Metallography and Microstructures of Zinc and Its Alloys

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Metallography and Microstructures of Zinc and Its Alloys, Metallography and Microstructures, Vol 9, ASM Handbook, ASM International, 2004, p. 933–941

Metallography and Microstructures of Zinc and Its Alloys

Preparation of Zinc Coating Specimens
The preparation of specimens of zinc coatings on steel presents several challenges due to the difference in mechanical and chemical properties of the materials. The electrochemical properties that make zinc coatings desirable as a cathodic protection will not cease while the sample is prepared.
Sectioning. Shearing sufficient to cut the base material may deform the coating. An abrasive cut-off wheel is recommended. Mounting. Gaps around the specimen caused by resin shrinkage are to be avoided, because water, alcohol, or polishing materials could be trapped in the gap. Degrease the

specimen with acetone before mounting. The cold mounting resins mentioned previously, such as slow-curing epoxies, generally have little shrinkage.
Grinding and Polishing. The previous general guide is applicable. Fine polishing with a diamond paste on a slow-speed wheel is recommended. Care must be taken to

keep the surface of the entire specimen flat, because grinding will remove material of various constituents at different rates. Soft-nap cloth should not be used, because it may create more relief than is desired. Zinc reacts in water, causing stains, so alcohol rinses are recommended, followed by forced-air drying.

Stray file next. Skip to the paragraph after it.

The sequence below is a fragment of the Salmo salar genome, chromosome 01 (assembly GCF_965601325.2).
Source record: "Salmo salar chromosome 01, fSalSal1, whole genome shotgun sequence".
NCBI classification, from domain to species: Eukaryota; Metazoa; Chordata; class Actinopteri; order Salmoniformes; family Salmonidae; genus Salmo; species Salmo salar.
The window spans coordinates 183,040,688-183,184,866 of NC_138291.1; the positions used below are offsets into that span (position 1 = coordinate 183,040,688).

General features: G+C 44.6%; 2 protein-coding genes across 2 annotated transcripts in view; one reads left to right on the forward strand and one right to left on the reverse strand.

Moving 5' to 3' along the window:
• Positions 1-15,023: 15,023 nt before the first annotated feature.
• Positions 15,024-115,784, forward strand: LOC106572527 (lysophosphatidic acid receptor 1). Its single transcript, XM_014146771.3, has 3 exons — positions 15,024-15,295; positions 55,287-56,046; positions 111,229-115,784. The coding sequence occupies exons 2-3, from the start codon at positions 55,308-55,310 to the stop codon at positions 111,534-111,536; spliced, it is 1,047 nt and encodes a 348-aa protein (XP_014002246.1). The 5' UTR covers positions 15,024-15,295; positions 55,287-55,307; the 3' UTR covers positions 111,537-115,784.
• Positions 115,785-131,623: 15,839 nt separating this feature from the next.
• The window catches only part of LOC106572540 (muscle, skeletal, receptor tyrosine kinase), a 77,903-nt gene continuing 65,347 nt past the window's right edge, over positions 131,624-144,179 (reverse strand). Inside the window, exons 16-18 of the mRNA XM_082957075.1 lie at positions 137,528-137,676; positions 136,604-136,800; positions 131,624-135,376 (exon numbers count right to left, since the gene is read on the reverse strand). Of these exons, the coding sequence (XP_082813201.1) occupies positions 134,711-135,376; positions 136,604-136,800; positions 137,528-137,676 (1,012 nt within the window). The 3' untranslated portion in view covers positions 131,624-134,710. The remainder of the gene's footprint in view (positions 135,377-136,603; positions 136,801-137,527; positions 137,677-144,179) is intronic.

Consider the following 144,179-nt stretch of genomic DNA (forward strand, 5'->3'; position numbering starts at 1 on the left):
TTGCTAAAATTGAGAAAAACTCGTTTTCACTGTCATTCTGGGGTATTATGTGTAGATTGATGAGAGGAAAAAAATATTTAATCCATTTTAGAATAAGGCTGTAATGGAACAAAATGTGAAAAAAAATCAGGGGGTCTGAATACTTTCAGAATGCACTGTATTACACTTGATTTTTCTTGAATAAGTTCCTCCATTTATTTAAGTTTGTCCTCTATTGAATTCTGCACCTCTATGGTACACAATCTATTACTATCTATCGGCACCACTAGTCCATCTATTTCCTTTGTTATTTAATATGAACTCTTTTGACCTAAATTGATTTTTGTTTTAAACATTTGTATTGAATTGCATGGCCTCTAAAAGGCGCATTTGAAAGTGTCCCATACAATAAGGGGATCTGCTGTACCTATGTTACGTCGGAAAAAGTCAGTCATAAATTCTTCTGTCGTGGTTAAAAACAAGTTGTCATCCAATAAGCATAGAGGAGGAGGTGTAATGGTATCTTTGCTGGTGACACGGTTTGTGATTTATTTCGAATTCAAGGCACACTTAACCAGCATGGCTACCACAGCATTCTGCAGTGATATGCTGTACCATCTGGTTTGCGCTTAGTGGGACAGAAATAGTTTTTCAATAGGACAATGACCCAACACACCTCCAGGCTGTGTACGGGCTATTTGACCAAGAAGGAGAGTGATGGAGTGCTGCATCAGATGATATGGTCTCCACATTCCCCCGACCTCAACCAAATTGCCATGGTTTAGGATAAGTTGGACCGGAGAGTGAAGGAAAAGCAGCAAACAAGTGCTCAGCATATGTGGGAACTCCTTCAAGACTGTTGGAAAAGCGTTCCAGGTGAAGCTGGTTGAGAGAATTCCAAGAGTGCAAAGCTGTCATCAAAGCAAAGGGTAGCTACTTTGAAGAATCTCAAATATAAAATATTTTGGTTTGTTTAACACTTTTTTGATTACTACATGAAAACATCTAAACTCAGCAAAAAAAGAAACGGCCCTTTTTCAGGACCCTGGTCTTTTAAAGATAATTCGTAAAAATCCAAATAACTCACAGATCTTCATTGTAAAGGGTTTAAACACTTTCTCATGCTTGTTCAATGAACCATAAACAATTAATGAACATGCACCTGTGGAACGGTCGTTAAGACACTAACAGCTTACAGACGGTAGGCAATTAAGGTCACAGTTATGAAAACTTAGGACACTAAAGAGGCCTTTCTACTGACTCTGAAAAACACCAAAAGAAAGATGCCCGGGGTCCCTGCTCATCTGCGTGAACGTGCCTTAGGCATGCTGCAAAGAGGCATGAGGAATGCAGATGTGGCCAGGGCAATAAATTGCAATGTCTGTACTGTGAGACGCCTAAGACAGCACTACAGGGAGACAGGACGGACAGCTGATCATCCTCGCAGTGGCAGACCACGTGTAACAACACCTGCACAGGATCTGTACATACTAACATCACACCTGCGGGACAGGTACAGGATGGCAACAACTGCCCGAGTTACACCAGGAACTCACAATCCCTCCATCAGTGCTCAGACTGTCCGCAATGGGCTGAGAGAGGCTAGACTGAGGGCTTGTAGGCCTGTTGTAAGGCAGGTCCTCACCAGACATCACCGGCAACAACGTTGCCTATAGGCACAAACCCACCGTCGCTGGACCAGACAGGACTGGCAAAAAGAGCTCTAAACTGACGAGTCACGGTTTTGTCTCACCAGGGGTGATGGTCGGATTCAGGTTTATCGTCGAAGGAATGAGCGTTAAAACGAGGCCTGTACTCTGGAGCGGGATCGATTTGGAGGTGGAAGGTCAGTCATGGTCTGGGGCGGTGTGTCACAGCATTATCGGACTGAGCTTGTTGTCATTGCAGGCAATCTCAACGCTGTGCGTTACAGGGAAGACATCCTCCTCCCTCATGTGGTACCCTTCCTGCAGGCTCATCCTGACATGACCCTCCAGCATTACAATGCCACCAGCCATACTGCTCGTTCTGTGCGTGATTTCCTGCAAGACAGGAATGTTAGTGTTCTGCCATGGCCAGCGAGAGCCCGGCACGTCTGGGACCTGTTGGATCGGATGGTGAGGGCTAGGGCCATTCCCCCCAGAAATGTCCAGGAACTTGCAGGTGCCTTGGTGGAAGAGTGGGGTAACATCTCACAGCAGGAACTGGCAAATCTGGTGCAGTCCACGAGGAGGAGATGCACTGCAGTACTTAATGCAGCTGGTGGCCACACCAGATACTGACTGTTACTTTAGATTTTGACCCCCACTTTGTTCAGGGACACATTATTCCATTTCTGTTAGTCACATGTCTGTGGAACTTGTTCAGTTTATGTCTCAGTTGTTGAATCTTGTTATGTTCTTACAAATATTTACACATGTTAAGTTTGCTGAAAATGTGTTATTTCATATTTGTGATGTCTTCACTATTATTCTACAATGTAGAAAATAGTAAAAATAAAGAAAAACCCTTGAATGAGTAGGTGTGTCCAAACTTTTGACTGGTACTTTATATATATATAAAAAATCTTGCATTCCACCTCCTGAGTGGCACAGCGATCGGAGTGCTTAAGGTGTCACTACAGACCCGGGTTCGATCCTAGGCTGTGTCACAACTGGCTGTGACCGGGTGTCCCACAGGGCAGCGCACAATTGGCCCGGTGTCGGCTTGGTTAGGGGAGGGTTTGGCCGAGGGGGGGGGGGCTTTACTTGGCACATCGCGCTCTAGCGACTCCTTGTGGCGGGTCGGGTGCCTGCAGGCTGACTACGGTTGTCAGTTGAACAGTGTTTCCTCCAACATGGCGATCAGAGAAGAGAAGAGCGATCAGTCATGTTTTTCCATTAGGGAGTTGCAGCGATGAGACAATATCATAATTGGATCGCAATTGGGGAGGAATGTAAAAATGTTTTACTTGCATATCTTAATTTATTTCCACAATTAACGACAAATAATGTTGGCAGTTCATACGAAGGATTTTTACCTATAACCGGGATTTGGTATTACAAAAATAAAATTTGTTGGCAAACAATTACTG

Etching. Amyl alcohol/nital, such as etchant 7, Table 1, is commonly used. The concentration of acid can vary from 0.5 to 2%, and etching time will vary with the type of

coating. Amyl alcohol is a toxic substance; the etchant must be prepared under a hood, and skin contact must be avoided. Profiles of galvanized, galvannealed, and electrogalvanized steel are given in Fig. 29, 30 and 31.

Fig. 29 Hot dip galvanized 1006, UNS G10060, steel. The galvannealed process produced a coating with no free zinc. Coating weight: 275 g/m2 (0.9 oz/ft2). Etchant: amyl-nital. 550×

Fig. 30 Hot dip galvanized 1006, UNS G10060, steel, without annealing. Zinc-iron compounds are present at the interface, while the remainder of the coating is free zinc. Coating weight: 320 g/m2 (1.05 oz/ft2). Etchant: amyl-nital. 550×

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Metallography and Microstructures of Zinc and Its Alloys

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Fig. 31 Electrogalvanized 1006, UNS G10060, steel. Careful etching with a chromic acid/sodium sulfate etchant, with a concentration intermediate between etchant 1 and 2 in Table 1, reveals the interface between layers of zinc deposited in individual cells in a continuous multicell electrogalvanizing line. Note the absence of a zinc-iron alloy layer at the interface with the steel. Coating weight: 80 g/m 2 (0.26 oz/ft2). Etchant: 8 to 10 g CrO 3, 1 g Na2SO 4, 100 mL H 2O. 1000×

Examination. A collection of three-dimensional images depicting the surface morphology and the profile of coated steel produced using a scanning electron microscope can be found in Ref 7. Examination of the thickness of various intermetallic layers provides information on the formability and corrosion resistance of the coated sheet.

Reference cited in this section 7.
J.L. Rodda, Notes on Etching and Microscopical Identification of the Phases Present in the Copper-Zinc System, Trans. AIME, Vol 124, 1937, p 189–193

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